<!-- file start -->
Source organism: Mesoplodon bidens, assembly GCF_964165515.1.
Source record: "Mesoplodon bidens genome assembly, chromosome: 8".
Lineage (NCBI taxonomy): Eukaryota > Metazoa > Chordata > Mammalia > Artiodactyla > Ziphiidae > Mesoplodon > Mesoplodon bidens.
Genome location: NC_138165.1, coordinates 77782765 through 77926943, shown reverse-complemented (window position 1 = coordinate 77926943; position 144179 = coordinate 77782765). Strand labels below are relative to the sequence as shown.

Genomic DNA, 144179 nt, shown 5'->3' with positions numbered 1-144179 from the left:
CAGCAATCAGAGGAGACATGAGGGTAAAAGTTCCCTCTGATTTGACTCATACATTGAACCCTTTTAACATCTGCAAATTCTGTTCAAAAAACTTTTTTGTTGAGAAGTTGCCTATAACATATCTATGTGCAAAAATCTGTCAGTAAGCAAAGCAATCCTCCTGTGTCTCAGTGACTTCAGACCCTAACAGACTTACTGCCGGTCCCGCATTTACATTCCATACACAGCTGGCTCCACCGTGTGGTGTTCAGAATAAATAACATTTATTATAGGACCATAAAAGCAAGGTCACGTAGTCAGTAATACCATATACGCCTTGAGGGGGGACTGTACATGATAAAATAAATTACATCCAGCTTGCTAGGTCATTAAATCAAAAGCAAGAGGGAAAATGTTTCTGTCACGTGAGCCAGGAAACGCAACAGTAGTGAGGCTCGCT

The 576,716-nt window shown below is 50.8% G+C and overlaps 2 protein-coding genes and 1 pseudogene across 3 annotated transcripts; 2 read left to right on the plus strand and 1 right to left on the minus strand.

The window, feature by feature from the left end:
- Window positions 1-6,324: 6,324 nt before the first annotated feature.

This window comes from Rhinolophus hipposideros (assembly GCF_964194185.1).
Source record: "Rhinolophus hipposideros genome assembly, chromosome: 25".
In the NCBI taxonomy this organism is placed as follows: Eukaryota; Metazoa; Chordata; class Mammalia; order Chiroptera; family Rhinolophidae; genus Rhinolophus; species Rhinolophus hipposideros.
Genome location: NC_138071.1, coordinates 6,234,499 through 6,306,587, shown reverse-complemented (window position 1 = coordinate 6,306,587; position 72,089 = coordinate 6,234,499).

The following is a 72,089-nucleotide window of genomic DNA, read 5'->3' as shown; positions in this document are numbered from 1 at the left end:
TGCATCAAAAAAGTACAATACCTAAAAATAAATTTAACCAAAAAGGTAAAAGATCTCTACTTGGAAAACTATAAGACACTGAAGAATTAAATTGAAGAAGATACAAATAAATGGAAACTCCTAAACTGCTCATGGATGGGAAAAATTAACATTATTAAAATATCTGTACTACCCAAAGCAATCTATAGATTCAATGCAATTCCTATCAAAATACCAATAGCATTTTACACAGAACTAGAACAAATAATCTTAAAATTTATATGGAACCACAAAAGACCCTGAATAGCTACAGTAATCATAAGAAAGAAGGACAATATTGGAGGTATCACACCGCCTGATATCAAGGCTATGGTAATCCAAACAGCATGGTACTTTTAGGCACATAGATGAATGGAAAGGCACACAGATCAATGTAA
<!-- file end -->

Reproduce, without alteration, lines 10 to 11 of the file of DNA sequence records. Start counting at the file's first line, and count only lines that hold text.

This window comes from Rhinolophus hipposideros (assembly GCF_964194185.1).
Source record: "Rhinolophus hipposideros genome assembly, chromosome: 25".